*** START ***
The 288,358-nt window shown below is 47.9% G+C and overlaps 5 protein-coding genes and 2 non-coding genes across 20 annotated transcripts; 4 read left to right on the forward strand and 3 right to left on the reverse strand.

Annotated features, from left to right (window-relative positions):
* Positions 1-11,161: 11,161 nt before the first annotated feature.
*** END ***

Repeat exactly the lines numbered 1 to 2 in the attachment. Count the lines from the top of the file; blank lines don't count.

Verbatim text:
The 288,358-nt window shown below is 47.9% G+C and overlaps 5 protein-coding genes and 2 non-coding genes across 20 annotated transcripts; 4 read left to right on the forward strand and 3 right to left on the reverse strand.

Annotated features, from left to right (window-relative positions):